How it Works
JA programs are requested by teachers or schools. Sean says that while some schools don’t really participate, others request their full range of services for every grade. The programs are built to be sequential and grow with the student, becoming more in depth and complex as the students mature.
When services are requested, JA finds a business community volunteer to teach the class. Sean says they see a lot of volunteer support from the financial sector. He says banks in particular are interested in pushing financial literacy and encourage their employees to volunteer in the community. He also tells us larger businesses like AT&T and CenturyLink show support. The organization is always looking for volunteers to teach programs specific to entrepreneurship. Overall, JA provides a full range of education regarding work of all types, household economics and financial literacy.
Sean tells us they try and match program curriculum to grade level and start teaching concepts of entrepreneurship as early as second grade with programs simulating opening and running a business. One program lets second graders try their hand at running a fictional donut shop. “[The students] have to come up with a product, the name of their shop and then they have to create different flavors and designs.” This early introduction helps build a foundation for future success.
The high school curriculum gets more specific with programs like launch lessons in which entrepreneurs come into the schools to talk about what inspired them to start their own businesses. At this point, they also begin to drill down on more specific programming including providing large scale events like their Inspire to Hire career event in which students are able to explore a range of career options available to them upon graduation. Sean says this year’s events had 40 vendors who were there to talk to students about what they need to be thinking about to achieve employment in specific occupations.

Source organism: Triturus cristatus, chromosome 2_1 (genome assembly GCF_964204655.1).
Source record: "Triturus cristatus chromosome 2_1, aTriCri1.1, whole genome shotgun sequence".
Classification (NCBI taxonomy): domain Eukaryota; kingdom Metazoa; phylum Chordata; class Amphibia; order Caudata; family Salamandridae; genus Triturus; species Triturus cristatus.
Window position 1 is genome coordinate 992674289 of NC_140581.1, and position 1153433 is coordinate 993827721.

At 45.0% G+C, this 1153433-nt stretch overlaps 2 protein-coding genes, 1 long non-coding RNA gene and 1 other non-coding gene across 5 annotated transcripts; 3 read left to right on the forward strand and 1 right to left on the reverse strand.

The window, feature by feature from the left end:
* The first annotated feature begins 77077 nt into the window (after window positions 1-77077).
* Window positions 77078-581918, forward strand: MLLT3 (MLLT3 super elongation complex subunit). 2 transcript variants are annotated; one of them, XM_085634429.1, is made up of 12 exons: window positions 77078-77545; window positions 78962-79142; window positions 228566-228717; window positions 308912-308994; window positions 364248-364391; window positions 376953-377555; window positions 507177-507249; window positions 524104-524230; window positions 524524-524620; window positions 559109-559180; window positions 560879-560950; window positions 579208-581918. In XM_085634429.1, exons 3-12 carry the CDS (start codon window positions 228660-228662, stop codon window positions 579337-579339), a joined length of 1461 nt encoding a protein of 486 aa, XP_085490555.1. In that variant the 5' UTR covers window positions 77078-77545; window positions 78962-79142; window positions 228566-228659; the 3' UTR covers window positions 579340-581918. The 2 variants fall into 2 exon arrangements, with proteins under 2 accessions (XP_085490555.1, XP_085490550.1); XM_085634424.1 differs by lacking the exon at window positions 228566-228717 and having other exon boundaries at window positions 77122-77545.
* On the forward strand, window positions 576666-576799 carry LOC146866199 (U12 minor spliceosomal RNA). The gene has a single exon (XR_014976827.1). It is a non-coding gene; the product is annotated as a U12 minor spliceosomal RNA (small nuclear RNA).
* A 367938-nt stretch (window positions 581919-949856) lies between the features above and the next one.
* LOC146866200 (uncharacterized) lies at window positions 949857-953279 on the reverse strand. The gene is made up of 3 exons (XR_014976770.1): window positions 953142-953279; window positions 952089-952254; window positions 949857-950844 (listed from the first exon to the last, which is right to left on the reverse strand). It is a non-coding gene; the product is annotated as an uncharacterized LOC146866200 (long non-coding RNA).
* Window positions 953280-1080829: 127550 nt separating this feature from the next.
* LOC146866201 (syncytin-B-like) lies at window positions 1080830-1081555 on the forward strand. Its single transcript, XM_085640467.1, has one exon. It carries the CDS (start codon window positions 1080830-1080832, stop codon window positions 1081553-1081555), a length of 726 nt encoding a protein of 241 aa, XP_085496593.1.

Another program for high schoolers that Sean says was a big hit was the Stock Market Challenge Event. He says that it was created to teach students about investing, company valuation and the importance of starting early savings for retirement. After the lesson, students were asked to simulate 60 days worth of trading. The role playing event had students recreating the environment of the NY Stock Exchange Floor. “There were traders on the floor—[they] were having to call for a trader, they were watching the boards, executing trades.”
JA has several programs to help high school students think about and prepare for their career future. Programs include curriculum to help with resumes, participation in job shadowing and the development of what Sean calls ‘soft skills.’ He says that a lot of employers tell him that recent grads often have difficulty communicating appropriately. They say that academically they are prepared, but need help understanding how to present well in a professional setting.
While JA has the curriculum, they are always looking for businesses, organizations and individuals who can participate and give back to their community by offering students the opportunity to connect and see what their professions are like through job shadowing and classroom mentorship.